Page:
Advice for Dance TeachersQ: Dear Rhee,
I am not the best when it comes to talking to employees about things like parent complaints and issues. Confrontation gives me anxiety, and even in my personal life I avoid some issues, which obviously makes situations worse.
This is something I have been working on. I’m teaching less than I used to, which helps because I’m less stressed. I haven’t had any big issues to confront—until this week, when I ran into two issues with two different teachers.
How do you handle staff issues in general? Sit-down meeting or email? Do you have a policy for writing up your teachers? As my studio grows, I’m wondering if I need to track this officially on paper. Do you have any advice that would make me less nervous going into these talks?
When you get an email complaint about an instructor, do you read the email to the instructor? I assume I should remove any names or particulars. This is only the second time in five years I’ve gotten an email like this. Whether 100 percent accurate or not, I know there is probably some truth to it. I think reading the email to my instructor will be the best way for her to understand a different perspective. I want her to learn from this and take it as constructive criticism.
How often should I observe classes? Should I then provide written and/or verbal feedback to the teachers —Debra
A: Dear Debra,
Email or texts can be misconstrued. I believe that faculty/staff issues should be discussed face to face and in a way that is non-judgmental toward the employee. The teacher should not feel she is being attacked, but instead, be assured that she is part of a supportive team.
With that said, if the employee has created the negative situation, it is your responsibility to make things right for your clientele. Be open, honest, and ready to help solve the problem. Each faculty member should have an employee file that includes the employee’s contract, copies of all correspondence, copies of faculty reviews, and any notes from your face-to-face meetings.
For most business owners, employee situations like the one you describe can be nerve-wracking, but we must all deal with them. Be strong and confident. Your objective is to do what is right for the future of your business and your students.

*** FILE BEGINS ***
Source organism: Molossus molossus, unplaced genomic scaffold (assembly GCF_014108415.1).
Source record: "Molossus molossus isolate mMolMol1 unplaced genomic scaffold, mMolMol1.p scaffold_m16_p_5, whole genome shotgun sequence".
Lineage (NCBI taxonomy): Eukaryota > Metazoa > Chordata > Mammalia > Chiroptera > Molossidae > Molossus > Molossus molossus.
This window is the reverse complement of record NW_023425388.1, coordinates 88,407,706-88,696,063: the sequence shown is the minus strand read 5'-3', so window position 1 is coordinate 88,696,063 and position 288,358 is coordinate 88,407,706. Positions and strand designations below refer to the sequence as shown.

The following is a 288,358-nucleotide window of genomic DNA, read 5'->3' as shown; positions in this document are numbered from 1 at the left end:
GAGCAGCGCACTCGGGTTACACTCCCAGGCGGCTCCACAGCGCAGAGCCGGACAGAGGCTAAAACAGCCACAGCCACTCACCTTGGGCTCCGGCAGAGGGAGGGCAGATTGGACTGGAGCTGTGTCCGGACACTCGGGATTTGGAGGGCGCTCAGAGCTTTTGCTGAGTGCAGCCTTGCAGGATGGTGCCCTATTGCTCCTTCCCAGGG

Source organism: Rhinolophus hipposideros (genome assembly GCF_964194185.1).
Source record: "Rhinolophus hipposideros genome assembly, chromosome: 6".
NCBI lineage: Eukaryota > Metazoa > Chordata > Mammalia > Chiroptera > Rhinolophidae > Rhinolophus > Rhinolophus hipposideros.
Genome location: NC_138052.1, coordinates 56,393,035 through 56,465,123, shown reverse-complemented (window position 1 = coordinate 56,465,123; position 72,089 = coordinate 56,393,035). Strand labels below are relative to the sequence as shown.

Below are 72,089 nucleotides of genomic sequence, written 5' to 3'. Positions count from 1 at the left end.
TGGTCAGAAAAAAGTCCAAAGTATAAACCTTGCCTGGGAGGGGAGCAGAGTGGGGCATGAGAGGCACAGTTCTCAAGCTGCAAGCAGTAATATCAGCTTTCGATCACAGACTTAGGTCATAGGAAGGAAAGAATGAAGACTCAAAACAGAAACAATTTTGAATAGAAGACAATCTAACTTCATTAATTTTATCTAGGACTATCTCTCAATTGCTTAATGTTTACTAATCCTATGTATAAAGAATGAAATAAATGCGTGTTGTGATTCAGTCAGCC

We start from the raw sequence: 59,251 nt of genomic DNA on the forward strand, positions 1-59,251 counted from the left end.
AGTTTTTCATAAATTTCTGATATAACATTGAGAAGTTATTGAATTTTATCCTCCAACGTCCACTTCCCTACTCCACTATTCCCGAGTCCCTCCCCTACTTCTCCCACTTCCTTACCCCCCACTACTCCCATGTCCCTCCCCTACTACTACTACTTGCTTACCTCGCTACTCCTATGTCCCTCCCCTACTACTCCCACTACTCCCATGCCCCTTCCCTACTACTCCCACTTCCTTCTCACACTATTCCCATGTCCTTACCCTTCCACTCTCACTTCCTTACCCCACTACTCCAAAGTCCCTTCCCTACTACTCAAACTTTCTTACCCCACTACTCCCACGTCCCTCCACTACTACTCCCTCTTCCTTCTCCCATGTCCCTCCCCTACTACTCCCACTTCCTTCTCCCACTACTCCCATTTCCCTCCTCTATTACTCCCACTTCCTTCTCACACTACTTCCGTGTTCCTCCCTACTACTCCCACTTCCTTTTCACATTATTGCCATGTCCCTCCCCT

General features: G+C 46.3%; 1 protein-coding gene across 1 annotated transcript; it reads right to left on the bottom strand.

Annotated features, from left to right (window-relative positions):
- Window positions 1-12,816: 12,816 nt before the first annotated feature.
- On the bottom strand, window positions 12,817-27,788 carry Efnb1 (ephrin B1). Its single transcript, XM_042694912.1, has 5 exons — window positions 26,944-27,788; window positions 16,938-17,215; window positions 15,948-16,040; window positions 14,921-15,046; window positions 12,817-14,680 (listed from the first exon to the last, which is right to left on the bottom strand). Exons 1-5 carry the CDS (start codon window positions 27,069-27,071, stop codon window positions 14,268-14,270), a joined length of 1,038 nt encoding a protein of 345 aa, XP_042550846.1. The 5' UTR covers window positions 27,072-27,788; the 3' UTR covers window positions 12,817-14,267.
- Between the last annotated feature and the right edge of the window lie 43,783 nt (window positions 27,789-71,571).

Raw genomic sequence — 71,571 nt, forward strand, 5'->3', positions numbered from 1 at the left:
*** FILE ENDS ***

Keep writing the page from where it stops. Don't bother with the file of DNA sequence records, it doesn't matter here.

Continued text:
You can leave out the name of the complaining party, but I certainly would not hide the details of the complaint. You must discuss specifics if you are to achieve a solution. Together, come up with a plan to rectify the issue or to avoid similar issues in the future.
Make time to observe and evaluate your teachers in action. Through that process, both parties can be confident they are on the same page in creating a successful classroom. Create an evaluation form that covers all the bases with a grading system of 1 through 5. Assess whether your teachers are prepared for class with proper music, curriculum, choreography, and class structure. Note their communication and interaction with students, their enthusiasm and energy, and all other aspects that are important to you. Be sure to include space to note three or four comments describing the positives that you observed, as well as space for areas of improvement.
Schedule a face-to-face meeting to go over the evaluation. Be sure to start with positive comments that will set a comfortable tone. Offer the employee a copy of the evaluation and discuss each point. If there are negatives, try to present them in the form of a question. “How do you feel about your recital choreography?” works better than “I don’t like your recital choreography.” Mutually come up with goals for the employee, and end the meeting on a positive note.
Ask the employee to sign your evaluation form and keep it in the employee’s file. By comparing current and past evaluations, you can track the employee’s progress or lack of effort. You also have a written record if you need to terminate employment.
Don’t be afraid. Most evaluations are positive and the one-on-one time will help to build trust and mutual respect for both of you. Good luck. —Rhee